Your Words Matter. Wellness, Mental Health and Treatment in Scottsdale

The National Institutes of Health (NIH) reports that 35% of those needing mental health services don’t receive treatment.¹ There are many barriers to receiving treatment for mental illness. Stigma is one of the most prominent. Fortunately, there is something everyone can do to make life easier for those who need mental health treatment in Scottsdale and around the world. The language we use to discuss mental illness can reduce stigma and impact a person’s access to treatment.

As our culture matures in its understanding of mental health, it’s important that our language reflects that understanding. Referring to someone with schizophrenia as a “schizophrenic” was once considered correct. However, in retrospect, mental health professionals, the public, and – most importantly – people with mental illness acknowledge how such labels can be stigmatizing, making it more difficult for them to seek the support they need.

How COVID-19 Shed Light on Mental Health Needs

The COVID-19 pandemic brought new awareness to mental health concerns and the need to provide support for those who are struggling. Grief over lost loved ones, fear of contracting the virus, economic struggles, isolation, mental and physical exhaustion, and the discord among citizens caused an increase in the number of people experiencing anxiety and depression.

According to the World Health Organization, the number of Americans struggling with COVID-related anxiety and depression increased by 25%.² While distressing, this sudden rise in the need for appropriate mental health care helped pave the way for improved awareness.

Language and Stigma

Despite recent progress, people still use stigmatizing language in media, social media, the workplace, and at home. Using slang for people being treated for mental health concerns creates a negative environment and makes it more difficult for those who need help to speak up. The same is true when slang words are used for treatment centers, such as saying “mental institution” instead of mental health hospital.

Think of how it might feel to a friend or co-worker who is receiving mental treatment to overhear you discussing someone else’s mental health and describing them as “crazy” or “dangerous.” Negative or incorrect language creates barriers to care and strengthens stigmas.

Myths and Facts about Mental Health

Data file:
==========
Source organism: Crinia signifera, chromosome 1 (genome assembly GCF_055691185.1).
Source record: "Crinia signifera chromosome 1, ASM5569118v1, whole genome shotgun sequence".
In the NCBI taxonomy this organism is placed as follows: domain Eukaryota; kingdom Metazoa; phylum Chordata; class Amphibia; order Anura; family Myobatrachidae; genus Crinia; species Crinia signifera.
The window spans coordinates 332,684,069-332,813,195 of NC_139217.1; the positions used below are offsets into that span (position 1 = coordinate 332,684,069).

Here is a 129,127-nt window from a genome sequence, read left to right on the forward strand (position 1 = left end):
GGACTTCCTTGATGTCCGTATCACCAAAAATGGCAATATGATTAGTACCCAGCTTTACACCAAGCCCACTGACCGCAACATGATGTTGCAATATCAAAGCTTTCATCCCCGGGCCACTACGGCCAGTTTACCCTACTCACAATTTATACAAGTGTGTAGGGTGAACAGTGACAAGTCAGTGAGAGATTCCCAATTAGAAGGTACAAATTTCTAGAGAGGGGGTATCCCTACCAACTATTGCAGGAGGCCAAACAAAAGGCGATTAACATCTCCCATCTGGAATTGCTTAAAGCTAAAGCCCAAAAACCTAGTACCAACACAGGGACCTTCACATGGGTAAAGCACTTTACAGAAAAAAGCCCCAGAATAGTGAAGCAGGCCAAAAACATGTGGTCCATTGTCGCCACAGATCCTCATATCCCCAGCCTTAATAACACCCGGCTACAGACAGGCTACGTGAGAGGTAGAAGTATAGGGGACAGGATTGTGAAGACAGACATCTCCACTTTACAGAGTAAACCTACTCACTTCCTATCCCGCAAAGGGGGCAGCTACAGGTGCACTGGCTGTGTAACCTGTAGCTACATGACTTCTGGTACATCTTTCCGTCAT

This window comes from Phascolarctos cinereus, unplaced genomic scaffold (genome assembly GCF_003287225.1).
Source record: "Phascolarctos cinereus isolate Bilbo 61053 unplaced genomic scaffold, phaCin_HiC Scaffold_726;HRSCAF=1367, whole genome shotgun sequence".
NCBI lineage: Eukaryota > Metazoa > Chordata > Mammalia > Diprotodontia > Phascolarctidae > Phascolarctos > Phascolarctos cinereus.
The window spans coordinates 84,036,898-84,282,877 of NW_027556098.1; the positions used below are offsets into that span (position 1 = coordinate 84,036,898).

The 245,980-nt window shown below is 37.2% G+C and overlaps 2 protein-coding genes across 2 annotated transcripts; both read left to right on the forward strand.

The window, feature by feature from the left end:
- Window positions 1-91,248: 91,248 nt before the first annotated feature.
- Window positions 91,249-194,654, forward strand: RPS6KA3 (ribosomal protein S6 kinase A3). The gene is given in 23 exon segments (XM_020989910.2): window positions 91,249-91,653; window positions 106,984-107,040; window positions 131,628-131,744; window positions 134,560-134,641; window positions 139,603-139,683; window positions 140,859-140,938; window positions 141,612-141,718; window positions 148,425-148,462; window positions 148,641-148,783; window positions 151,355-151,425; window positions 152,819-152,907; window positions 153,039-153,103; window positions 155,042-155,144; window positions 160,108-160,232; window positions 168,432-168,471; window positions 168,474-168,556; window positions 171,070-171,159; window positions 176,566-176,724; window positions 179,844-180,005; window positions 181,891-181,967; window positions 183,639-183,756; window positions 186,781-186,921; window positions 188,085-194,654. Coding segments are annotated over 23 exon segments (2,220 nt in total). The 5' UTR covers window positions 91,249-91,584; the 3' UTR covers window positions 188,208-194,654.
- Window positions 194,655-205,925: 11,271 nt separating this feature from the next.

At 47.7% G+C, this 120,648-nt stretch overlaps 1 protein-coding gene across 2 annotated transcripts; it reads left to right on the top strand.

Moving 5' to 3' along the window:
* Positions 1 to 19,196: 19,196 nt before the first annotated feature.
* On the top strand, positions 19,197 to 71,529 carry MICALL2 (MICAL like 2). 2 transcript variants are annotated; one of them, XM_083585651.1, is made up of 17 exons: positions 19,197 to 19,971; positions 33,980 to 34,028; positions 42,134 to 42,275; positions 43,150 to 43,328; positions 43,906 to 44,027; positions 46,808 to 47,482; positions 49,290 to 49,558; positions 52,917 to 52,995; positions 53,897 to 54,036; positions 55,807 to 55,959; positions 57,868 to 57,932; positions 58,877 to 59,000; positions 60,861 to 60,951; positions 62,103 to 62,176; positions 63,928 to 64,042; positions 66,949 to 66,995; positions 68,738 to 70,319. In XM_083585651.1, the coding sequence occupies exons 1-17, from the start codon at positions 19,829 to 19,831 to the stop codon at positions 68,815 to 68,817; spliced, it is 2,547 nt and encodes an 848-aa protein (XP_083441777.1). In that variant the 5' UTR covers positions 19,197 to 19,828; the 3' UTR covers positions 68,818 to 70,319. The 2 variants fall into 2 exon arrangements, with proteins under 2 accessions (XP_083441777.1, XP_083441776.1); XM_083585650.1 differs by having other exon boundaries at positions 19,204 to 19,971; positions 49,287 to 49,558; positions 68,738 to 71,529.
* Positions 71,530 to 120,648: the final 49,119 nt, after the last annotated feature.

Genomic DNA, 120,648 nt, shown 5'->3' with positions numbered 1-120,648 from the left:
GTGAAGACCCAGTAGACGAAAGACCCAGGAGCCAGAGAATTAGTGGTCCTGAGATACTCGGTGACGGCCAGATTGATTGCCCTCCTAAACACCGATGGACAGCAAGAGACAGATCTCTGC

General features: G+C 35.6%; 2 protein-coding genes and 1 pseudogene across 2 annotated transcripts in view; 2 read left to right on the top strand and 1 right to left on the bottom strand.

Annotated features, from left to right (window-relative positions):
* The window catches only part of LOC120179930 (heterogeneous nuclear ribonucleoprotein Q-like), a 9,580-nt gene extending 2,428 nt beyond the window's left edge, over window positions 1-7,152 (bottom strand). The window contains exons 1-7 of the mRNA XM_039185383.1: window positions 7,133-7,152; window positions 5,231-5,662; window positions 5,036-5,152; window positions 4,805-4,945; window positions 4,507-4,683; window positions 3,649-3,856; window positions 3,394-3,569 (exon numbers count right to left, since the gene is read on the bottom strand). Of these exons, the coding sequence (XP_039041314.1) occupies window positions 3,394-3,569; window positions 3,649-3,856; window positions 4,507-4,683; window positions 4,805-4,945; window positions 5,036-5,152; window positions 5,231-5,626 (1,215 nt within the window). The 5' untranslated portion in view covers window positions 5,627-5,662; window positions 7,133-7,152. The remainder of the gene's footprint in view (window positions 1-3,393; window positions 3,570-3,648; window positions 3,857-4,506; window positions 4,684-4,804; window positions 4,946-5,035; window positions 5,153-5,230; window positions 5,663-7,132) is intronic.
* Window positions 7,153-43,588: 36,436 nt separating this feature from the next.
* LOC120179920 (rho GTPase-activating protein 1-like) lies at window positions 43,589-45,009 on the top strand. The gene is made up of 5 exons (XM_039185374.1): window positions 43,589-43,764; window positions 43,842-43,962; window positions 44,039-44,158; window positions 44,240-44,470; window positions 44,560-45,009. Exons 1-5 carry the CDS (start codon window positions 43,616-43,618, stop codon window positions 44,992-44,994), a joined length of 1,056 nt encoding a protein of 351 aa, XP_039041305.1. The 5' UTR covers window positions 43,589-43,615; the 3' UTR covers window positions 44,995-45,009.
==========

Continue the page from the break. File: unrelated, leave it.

Common myths about mental illness add to the stereotypes and misunderstandings that encourage negative language. Can you tell the difference between myths and facts regarding mental health?

Myth: Mental Health Concerns Don’t Affect Me

The fact is, mental health disorders are very common, affecting about one in five U.S. adults and one in six young people, according to³ In addition, the leading cause of death in the U.S. is suicide, a tragic symptom of some mental illnesses.

Myth: People with Mental Health Problems Are Dangerous and Easy to Identify

This is a myth. Most people with a mental illness are not violent. Only a small percentage of violent acts are attributed to people with serious mental illness.

One in five adults are living with a mental illness. Therefore, you undoubtedly know several people currently in need of or receiving mental health services. However, since people living with mental illness are successful at work, loving parents, and dependable friends, you may not realize they are receiving treatment unless they mention it.

Fact: People with Mental Health Challenges Can Recover

Thankfully, this is true. Many people with mental health concerns enjoy a complete recovery with the right treatment and support. Depending on the individual, treatment may include participating in a recovery program at a treatment center, long-term or short-term therapy, medication, peer support, or any combination of these options.

Myth: I Can’t Help a Person with Mental Health Disorders If They Don’t Want Help

This is false. Friends and family members are the biggest influences when someone needs mental health services. Reaching out, treating them with respect, and using language that affirms their value as a human being – not just a set of symptoms – can have a powerful impact on someone’s willingness to accept treatment.

Say This, Not That

The most important thing you can say to a person seeking mental health treatment in Scottsdale is that you care about them. Speak to them using person-centered language. Avoid labels or other stigmatizing language that defines the person as an illness instead of a multi-faceted human being.

If others are speaking negatively about a person with mental illness or using outdated language, make a point of speaking up. You never know who might be listening or who you might help when you refuse to perpetuate stigmas about mental health. Remember that the words you use when discussing mental health matter.

Find Supportive Mental Health Treatment in Scottsdale at Healing Foundations Center

If you or a loved one needs mental health services, contact the compassionate team at Healing Foundations Center in Scottsdale, AZ. We offer intensive outpatient services for people living with depression, PTSD, and other mental wellness concerns.